Oceanwide Center sale in San Francisco delayed 3 more months
Due-diligence deadline pushed back to year’s end
Stop me if you’ve heard this one before: Chinese developer Oceanwide Holdings has pushed back the deadline for the sale of its flagship San Francisco mixed-use project by three months, citing coronavirus-related delays.
Due diligence for the sale of Oceanwide Center was to be completed by today, Sept. 30, under the developer’s prior agreement with buyer Hony Capital. But the parties have consented to postpone that deadline to Dec. 31, Oceanwide disclosed Tuesday on the Shenzhen Stock Exchange.
“The scope and duration of the impact of the novel coronavirus on the United States, where the property is located, has far exceeded predictions,” the announcement read. Except for the deadline, all other terms of the prior framework remain in effect.
Oceanwide first announced in January that it was selling Oceanwide Center at a loss, but the coronavirus outbreak in China interfered with those plans. The original buyer backed out and Beijing-based private equity firm Hony stepped in. As the epicenter of the pandemic shifted from China to Italy to the U.S., the parties agreed to postpone the due-diligence deadline from June to September.
The originally announced sale price of $1 billion would have represented a $276 million loss for Oceanwide. The restructured deal includes a $700 million payment upon closing and up to $500 million three years later, depending on the development’s financial performance.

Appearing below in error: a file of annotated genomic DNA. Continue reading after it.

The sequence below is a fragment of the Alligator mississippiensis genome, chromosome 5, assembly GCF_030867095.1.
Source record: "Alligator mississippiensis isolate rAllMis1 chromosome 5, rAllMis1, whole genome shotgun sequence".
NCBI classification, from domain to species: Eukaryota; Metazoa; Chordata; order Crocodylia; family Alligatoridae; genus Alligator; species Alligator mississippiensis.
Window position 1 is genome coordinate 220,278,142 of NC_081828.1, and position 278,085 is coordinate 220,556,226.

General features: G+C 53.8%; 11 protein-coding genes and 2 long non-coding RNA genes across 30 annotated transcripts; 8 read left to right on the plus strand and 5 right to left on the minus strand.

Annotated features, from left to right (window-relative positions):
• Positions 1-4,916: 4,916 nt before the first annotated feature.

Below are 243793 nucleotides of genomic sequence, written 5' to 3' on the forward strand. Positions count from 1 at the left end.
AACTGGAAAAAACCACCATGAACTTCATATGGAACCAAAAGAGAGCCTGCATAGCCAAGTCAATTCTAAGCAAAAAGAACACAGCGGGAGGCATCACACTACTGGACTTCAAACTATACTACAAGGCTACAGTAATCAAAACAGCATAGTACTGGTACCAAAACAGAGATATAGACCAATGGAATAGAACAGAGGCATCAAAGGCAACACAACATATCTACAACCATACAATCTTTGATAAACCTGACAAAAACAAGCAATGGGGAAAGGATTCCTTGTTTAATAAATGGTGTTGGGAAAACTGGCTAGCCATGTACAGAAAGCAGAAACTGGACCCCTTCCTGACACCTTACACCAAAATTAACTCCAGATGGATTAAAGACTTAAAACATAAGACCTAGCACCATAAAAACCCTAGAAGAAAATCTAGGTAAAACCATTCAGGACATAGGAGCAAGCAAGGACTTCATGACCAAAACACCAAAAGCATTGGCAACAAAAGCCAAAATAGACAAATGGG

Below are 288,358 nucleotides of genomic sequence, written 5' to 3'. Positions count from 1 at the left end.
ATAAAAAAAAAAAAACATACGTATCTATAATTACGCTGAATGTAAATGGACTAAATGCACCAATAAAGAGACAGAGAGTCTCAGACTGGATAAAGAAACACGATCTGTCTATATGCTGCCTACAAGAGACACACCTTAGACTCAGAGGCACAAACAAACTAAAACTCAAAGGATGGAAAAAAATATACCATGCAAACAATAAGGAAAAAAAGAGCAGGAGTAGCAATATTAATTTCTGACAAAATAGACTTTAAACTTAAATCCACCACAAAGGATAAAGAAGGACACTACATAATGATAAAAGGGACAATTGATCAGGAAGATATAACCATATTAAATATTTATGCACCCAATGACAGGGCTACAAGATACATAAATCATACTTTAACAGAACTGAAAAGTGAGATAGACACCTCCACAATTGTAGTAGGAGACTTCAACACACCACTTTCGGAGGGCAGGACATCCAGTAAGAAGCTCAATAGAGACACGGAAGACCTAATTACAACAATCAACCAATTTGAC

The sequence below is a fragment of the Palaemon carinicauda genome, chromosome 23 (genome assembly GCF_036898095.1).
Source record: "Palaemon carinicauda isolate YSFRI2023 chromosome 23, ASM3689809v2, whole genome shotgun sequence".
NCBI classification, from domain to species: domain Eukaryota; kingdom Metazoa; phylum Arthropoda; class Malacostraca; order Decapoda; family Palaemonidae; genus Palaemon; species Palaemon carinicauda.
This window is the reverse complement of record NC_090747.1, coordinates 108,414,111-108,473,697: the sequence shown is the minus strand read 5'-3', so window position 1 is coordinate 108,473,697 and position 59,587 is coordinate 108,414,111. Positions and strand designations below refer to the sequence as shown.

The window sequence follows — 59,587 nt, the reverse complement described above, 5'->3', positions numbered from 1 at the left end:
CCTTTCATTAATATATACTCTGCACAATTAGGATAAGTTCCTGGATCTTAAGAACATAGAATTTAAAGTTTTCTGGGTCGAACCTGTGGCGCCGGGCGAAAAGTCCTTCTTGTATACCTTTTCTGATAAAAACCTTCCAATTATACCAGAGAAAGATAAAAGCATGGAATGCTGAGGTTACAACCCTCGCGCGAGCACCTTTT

The developer is the same firm behind the Downtown Los Angeles megaproject Oceanwide Plaza, a $1 billion-plus condominium, hotel and retail project which has been stalled for about a year, as well as 80 South Street in Lower Manhattan, whose status is also uncertain.
Separately, Oceanwide received a bit of good news in connection with another long-delayed deal: its $2.7 billion acquisition of U.S. insurer Genworth Financial, which was first announced in 2016.
Genworth confirmed last month that “Oceanwide has provided satisfactory information regarding its funding plan for the purchase price consideration,” and that it would not exercise an option to terminate the deal.
Cross-border real estate investment has been slowed dramatically by the pandemic, with travel restrictions and social distancing measures posing new problems for due diligence in particular. Nonetheless, some foreign investors have still been finding creative ways to work around these restrictions and get deals done.